Commotion in a crowded cluster
Deep within the Milky Way lies the ancient globular cluster Terzan 5. This NASA/ESA Hubble Space Telescope image shows the cluster in wonderful detail, but it is the chaotic motions of its stars that make it particularly interesting to astronomers.
Terzan 5 has an exceptionally dense core. As a result, it is thought to have one of the highest stellar collision rates for a globular cluster. And packed in at such close quarters, many stars are pushed so close together that they form tight binary systems.
Interestingly, studies of individual stars within the cluster reveal that they can be split into two age groups: 6 and 12 billion years old. Some astronomers have hypothesised that the younger crowd may have been stripped away from a dwarf galaxy.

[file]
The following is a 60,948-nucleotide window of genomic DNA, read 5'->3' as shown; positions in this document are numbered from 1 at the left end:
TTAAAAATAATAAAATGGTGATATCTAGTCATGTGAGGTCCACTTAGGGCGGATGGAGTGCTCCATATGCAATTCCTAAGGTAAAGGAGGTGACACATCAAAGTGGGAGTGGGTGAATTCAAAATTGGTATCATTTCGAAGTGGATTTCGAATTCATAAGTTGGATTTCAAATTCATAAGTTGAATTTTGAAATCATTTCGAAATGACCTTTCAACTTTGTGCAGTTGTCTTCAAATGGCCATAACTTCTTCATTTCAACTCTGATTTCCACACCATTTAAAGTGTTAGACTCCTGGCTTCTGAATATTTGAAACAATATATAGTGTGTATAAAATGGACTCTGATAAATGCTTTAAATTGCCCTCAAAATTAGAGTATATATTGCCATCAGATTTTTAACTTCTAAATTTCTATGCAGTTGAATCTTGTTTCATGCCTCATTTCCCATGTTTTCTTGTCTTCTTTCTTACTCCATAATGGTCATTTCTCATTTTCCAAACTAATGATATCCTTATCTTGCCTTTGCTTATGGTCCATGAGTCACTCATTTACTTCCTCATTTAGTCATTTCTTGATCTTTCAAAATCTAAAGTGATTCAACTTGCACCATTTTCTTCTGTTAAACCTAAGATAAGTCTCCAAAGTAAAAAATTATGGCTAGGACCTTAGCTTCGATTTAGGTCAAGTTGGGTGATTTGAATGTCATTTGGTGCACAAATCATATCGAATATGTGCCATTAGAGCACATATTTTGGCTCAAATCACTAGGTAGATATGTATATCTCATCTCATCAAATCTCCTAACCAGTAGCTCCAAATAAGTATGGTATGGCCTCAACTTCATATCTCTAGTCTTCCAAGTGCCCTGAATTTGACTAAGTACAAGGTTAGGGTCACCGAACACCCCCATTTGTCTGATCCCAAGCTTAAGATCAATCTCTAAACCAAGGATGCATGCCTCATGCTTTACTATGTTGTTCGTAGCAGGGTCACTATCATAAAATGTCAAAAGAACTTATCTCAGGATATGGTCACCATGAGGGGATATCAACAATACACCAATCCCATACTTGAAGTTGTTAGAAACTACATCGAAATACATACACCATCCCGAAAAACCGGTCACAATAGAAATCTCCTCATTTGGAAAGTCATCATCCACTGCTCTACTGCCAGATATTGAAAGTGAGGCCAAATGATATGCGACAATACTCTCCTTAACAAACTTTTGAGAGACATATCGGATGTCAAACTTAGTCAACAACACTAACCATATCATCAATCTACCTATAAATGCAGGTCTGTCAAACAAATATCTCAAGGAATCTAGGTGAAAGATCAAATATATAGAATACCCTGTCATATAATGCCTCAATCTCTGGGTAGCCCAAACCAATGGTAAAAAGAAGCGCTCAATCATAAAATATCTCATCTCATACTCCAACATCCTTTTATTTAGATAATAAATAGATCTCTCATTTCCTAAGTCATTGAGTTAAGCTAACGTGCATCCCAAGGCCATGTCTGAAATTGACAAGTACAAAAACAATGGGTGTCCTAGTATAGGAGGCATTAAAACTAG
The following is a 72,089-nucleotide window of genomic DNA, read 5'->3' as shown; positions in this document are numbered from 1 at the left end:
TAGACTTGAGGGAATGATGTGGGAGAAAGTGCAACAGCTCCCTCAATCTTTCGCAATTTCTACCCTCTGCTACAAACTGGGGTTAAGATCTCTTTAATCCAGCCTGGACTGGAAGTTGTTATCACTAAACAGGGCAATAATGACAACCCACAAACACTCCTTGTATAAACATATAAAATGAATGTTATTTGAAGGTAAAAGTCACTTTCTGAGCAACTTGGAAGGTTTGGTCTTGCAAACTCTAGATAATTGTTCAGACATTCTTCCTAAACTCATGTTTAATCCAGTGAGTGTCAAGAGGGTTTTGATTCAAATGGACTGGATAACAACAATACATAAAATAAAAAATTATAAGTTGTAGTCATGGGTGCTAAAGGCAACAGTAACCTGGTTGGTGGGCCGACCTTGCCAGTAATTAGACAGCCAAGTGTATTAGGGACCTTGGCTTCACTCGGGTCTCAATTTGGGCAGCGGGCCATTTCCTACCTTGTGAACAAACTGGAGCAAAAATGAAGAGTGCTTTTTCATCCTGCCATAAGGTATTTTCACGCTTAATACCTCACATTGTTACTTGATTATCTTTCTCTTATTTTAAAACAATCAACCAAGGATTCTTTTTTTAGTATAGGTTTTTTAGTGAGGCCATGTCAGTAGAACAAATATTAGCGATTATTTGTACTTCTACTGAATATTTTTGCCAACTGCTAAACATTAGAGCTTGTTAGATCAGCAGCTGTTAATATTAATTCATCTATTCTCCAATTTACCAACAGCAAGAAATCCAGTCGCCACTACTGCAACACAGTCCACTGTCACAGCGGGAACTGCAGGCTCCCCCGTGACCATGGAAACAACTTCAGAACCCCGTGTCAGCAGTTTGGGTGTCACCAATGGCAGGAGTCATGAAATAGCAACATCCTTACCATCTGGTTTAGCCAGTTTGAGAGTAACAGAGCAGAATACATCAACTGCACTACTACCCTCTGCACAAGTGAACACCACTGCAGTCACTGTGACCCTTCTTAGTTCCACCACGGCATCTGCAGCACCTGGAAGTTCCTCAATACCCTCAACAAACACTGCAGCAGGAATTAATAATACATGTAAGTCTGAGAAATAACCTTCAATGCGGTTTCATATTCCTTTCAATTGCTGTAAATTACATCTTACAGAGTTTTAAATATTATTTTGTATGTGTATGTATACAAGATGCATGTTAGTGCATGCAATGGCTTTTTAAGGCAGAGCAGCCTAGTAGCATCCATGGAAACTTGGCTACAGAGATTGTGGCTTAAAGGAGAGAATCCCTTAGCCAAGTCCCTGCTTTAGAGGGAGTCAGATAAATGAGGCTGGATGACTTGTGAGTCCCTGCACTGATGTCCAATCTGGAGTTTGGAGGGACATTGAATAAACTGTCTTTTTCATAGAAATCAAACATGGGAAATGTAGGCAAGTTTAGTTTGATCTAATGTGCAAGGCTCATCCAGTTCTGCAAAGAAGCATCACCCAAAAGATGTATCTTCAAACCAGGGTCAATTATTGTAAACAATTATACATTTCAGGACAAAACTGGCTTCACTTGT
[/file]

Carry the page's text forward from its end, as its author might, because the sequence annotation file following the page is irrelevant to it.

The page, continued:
This picture was created from images taken with the Wide Field Channel of Hubble’s Advanced Camera for Surveys. Images through a yellow/red filter (F606W, coloured blue) have been combined with those through a near-infrared filter (F814W, coloured red) to create this composite picture. The total exposure times per filter were 340 s and 360 s, respectively and the field of view is 3.1 x 1.4 arcminutes.
ESA/Hubble & NASA
About the Image
|Release date:||23 May 2011, 10:00|
|Size:||3735 x 1684 px|
About the Object
|Type:||• Milky Way : Star : Grouping : Cluster : Globular|
• X - Star Clusters Images/Videos
|Distance:||18000 light years|
|Position (RA):||17 48 4.74|
|Position (Dec):||-24° 46' 45.14"|
|Field of view:||3.11 x 1.40 arcminutes|
|Orientation:||North is 89.1° left of vertical|
Colours & filters
|606 nm||Hubble Space Telescope|
|Hubble Space Telescope|
|814 nm||Hubble Space Telescope|